A few days ago, my fourteen year old daughter was watching a Hindi crime show on television. It showed a lady attempting suicide by jumping off a flyover, when she was stopped just in time by the detective, and she was warned, “Madam, what are you doing? Don’t you know attempting suicide is a criminal offence in India?”
For a moment, I couldn’t decide who looked more confused, the poor lady on the flyover or my daughter, who turned to me to ask why this was a criminal offence. All I could come up with as response was “I know it is a criminal offence, but I don’t really know why. Maybe that’s one way to discourage people from taking their own lives…?”. My response sounded lame, even to my ears.
When I checked later, I found that while an attempted suicide is illegal in some other countries too, the intent is not to “punish” those who have attempted to take their own lives. Rather it is aimed at enabling the state to intervene so that it can assess the mental state of the person, based on which their treatment can be enforced. Someone who has attempted suicide typically does not (or is not supposed to) get arrested, jailed, and tried for the “crime”. However despite the noble intent of discouraging another suicide attempt, viewing an illness from a criminal lens has felt heartless and impractical.
Therefore it was heartening to read about the Mental Healthcare Bill 2016, passed by the Indian Parliament this week that has decriminalized attempt to suicide and acknowledges that a person is suffering from mental illness at that time and will not be punished under the Indian Penal Code. The government shall have a duty to provide care, treatment and rehabilitation to a person having severe stress, and to reduce the risk of recurrence of attempt to commit suicide.
It is being hailed as a landmark and progressive bill that addresses many other crucial factors of mental illness in a patient-centric way and aimed at ensuring that the patient’s interest is safeguarded–
- Definition of mental illness – as a substantial disorder of thinking, mood, perception, orientation or memory that grossly impairs judgment, behaviour, capacity to recognise reality or ability to meet the ordinary demands of life, and mental conditions associated with the abuse of alcohol and drugs. It does not include mental retardation which is a condition of arrested or incomplete development of mind of a person, specially characterised by subnormality of intelligence.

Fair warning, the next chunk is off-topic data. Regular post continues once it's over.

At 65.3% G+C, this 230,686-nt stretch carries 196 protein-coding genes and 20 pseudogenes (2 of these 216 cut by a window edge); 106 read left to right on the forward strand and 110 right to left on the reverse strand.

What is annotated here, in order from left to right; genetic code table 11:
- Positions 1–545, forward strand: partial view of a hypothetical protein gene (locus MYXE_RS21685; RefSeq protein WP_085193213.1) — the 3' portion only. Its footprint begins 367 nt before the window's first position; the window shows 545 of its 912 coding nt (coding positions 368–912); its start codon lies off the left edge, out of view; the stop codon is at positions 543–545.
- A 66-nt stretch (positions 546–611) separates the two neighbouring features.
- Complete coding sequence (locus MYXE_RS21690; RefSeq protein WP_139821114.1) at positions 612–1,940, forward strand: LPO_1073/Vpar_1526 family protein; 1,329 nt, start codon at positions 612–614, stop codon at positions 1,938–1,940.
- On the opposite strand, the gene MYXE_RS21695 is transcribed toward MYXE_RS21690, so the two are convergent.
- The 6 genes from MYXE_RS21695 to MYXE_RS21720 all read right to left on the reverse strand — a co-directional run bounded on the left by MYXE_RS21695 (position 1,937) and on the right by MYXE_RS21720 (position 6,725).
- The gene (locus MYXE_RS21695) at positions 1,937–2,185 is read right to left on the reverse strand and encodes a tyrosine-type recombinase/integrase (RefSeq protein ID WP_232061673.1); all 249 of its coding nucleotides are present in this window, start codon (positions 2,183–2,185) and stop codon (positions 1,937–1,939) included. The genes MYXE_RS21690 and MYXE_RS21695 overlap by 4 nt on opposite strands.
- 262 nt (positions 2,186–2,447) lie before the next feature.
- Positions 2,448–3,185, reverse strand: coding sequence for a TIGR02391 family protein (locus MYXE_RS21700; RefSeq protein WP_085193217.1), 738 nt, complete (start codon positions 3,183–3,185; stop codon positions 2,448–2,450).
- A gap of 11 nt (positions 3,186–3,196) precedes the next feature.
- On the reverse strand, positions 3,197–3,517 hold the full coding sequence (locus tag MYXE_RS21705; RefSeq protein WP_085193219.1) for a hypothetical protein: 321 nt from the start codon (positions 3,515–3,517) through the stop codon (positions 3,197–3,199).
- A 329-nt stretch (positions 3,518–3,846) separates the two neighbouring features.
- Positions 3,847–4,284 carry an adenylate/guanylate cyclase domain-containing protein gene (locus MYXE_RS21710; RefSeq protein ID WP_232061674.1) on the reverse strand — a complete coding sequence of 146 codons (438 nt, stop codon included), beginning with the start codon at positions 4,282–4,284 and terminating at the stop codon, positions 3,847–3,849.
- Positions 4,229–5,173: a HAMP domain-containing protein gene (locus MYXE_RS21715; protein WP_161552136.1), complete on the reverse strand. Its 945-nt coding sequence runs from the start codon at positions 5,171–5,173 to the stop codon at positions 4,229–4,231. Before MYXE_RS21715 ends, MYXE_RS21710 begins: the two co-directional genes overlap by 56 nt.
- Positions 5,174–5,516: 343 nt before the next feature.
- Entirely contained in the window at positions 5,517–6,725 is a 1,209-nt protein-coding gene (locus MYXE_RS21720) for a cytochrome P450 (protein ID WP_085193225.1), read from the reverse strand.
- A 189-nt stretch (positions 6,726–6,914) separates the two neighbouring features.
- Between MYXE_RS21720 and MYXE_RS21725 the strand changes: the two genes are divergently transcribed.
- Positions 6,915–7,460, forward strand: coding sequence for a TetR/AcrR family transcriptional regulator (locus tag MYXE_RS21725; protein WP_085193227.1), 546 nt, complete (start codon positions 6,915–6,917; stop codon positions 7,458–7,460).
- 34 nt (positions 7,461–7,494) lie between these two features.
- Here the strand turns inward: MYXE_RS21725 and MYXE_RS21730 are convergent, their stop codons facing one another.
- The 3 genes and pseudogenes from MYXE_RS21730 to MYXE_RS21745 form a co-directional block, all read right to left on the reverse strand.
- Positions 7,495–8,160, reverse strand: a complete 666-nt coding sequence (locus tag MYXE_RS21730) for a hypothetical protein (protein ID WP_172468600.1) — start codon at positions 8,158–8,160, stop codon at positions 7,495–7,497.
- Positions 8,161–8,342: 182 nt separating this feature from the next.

- Rights of persons with mental illness – The Bill addresses crucial aspects such as the right to access mental health care and treatment; free treatment for such persons if they are homeless or belong to Below Poverty Line. And right to confidentiality and to live with dignity and no discrimination on any basis including gender, sex, sexual orientation, religion, culture, caste, social or political beliefs, class or disability.
- Advance Directive – A person with mental illness shall have the right to make an advance directive that states how he/she wants to be treated for the illness and who his/her nominated representative shall be.
- Mental Health Authority – Set-up a Central Mental Health Authority at national-level and State Mental Health Authority in every State with which all mental health institutes and mental health practitioners including clinical psychologists, mental health nurses and psychiatric social workers will have to be registered.
- Mental Health treatment – specifics of the process and procedure to be followed for admission, treatment and discharge of mentally-ill individuals.
It is high time that India discusses its mental health issues, and the increased focus of the government on mental healthcare is encouraging. Per the findings from the recent National Mental Health Survey conducted by the National Institute of Mental Health and Neurosciences (NIMHANS), at least 13.7 per cent of India’s population has various mental disorders; 10.6 per cent of them require immediate interventions.
They survey also points out that India’s urban areas are most affected with mental illness. And urban areas have a higher prevalence of schizophrenia, mood disorders and neurotic or stress-related disorders. This disturbing scenario could be due to fast-paced lifestyles, experiencing stress, complexities of living, a breakdown of support systems and challenges of economic instability. With continuing urbanisation, the burden is expected to rise and hence, there is a need for an urban specific mental health programme.
The survey also says that despite three out of four persons experiencing severe mental disorders, there are huge gaps in treatment. Apart from epilepsy, the treatment gap for all mental health disorders is more than 60 per cent.
Also, due to the stigma associated with mental disorders, nearly 80 per cent of those with mental disorders had not received any treatment despite being ill for over 12 months. Poor implementation of schemes under the National Mental Health Programme is largely responsible for this.
These are just some of the survey findings, and if you are interested, please do study the survey findings at http://indianmhs.nimhans.ac.in/Documents/reports/Summary.pdf .
Both the survey and the bill cover many critical aspects to do with gaining insights on the various aspects of the illness and its incidence, and its treatment and care. It is important that we understand these and also appreciate that passing the law is but one step. What is also needed is that we as a society – our caregivers, police, family, educational institutions, workplaces, etc. – are sensitised to the illness, to the rights of the mentally ill, and to taking timely action for their care and treatment.